Diecast #309: Hue, Townscaper

By Shamus Posted Monday Jul 20, 2020

Filed under: Diecast 19 comments

Remember that next week I’m having SoldierHawke on the show. She does blind play-throughs of iconic games on her YouTube channel. Currently she’s playing Jedi: Fallen Order, Deus Ex: Human Revolution, and the Half-Life remake Black Mesa. If you’ve got a question for either of us, then the email is in the header image.

Hosts: Paul, Shamus. Episode edited by Issac.

Link (YouTube)

00:00 No Man’s Sky is still a disaster

Whelp, that didn’t work out. I guess I’ll come back in 2021 and see if things are any better.

Someone out there really needs to make a non-broken, non-horrible version of this game.

09:22 LOTRO

It sounds like Paul is still having fun?

12:35 Hue

This game came out in 2016, but I’m just discovering it now. It’s a lot more interesting than I would have guessed based on the premise.

Link (YouTube)

19:26 Townscaper

As others have done, Paul decided to make some tools in Python to edit the save files of Townscaper. You can have a look at his code if you like.

Link (YouTube)

41:28 Circuit boards

I made fun of Paul’s employer for having a special setup that nobody understands, but this entire website suffers from a bad case of exactly the same thing. If I ever dieMy doctor assures me this could happen, but he’s been wrong about it so far., this site would be one good automatic WordPress update from obliteration. There are so many special systems and bits of custom code, I’m not sure anyone would have the time to figure it all out.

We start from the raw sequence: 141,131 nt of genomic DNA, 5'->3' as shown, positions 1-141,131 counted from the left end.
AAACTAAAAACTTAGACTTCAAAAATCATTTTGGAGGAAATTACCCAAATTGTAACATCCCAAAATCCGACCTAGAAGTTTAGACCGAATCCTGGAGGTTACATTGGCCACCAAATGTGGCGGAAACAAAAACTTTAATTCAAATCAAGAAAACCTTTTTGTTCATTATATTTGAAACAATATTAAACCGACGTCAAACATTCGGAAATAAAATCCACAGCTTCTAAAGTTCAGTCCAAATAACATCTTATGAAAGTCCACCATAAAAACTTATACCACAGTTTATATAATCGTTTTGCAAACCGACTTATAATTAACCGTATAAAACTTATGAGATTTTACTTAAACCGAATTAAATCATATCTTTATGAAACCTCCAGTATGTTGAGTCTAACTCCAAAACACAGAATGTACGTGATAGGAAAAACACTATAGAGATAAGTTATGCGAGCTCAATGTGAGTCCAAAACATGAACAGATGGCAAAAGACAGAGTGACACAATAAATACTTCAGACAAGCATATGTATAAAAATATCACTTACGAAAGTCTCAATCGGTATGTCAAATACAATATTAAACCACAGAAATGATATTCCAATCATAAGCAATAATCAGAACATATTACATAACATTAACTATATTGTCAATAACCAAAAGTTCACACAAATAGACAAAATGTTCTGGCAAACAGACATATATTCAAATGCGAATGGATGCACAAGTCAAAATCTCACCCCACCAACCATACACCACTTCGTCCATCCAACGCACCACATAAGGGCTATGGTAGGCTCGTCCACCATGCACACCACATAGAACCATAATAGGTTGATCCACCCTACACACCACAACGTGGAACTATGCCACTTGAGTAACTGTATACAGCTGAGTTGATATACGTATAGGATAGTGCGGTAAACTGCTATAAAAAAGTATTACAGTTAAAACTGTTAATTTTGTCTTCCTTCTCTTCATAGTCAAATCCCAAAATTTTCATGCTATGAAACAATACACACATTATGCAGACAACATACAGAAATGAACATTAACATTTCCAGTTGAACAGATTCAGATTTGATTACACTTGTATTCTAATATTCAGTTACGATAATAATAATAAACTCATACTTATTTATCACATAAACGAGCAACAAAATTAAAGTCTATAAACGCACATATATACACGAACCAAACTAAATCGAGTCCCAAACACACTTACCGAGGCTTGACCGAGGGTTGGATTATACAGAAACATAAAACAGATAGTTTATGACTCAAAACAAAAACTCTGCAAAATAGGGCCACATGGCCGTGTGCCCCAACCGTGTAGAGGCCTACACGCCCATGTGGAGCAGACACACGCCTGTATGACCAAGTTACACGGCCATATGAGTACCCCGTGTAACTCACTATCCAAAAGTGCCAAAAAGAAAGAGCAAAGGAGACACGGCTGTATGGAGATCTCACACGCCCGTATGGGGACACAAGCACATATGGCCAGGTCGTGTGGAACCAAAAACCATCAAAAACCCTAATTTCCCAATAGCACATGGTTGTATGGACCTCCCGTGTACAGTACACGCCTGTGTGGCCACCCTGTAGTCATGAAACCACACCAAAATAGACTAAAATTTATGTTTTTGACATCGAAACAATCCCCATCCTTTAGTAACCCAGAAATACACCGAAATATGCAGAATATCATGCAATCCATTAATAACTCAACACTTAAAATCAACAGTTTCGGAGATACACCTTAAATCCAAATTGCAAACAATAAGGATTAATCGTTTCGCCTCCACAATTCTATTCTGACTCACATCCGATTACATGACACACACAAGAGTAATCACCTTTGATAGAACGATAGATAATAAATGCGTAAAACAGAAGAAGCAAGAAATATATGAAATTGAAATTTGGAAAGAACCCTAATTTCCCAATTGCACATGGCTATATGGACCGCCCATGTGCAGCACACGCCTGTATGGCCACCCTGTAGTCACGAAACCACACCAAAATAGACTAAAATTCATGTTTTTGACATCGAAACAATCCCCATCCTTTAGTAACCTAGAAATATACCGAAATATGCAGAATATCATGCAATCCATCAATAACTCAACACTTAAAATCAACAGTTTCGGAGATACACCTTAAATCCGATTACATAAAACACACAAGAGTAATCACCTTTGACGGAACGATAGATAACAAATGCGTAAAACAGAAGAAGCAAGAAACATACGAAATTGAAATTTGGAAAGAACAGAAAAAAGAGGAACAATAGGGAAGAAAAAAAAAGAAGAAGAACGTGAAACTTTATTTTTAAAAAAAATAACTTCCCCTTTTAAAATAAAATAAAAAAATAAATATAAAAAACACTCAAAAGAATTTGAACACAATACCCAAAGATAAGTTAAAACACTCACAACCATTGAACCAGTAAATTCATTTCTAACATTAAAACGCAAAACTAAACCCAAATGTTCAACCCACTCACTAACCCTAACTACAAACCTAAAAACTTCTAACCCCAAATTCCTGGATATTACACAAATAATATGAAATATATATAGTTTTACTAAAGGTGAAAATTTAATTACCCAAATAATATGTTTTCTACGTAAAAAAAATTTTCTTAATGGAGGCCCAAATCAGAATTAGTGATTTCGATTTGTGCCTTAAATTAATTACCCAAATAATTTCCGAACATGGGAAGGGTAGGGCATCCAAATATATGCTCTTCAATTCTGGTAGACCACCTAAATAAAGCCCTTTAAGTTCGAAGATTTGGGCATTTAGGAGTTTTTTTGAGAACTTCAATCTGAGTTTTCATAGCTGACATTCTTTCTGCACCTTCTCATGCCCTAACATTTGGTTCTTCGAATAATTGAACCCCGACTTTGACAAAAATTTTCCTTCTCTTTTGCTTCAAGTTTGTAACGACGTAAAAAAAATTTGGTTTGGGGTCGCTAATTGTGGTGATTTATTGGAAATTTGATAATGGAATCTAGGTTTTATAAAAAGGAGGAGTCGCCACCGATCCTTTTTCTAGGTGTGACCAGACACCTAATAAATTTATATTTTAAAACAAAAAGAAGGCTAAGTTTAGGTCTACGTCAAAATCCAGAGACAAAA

55:24 Mailbag: Games for our Kids

My daughter, age 11, recently purchased Minecraft. It’s the first video game she’s ever bought and the first (commercial) game she’s ever played that I haven’t played first. What games do your kids play that you’ve never touched? How do your kids learn about new games?




[1] My doctor assures me this could happen, but he’s been wrong about it so far.

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19 thoughts on “Diecast #309: Hue, Townscaper

  1. Ninety-Three says:

    Paul’s tech talk is fun, I was right there with Shamus on saying “Of course you did” to the mention of Python scripting. Fun fact: “grognard” is a French word pronounced gron-yar (I know, surprising given how perfectly grog-nard feels like an English word for the thing it’s describing).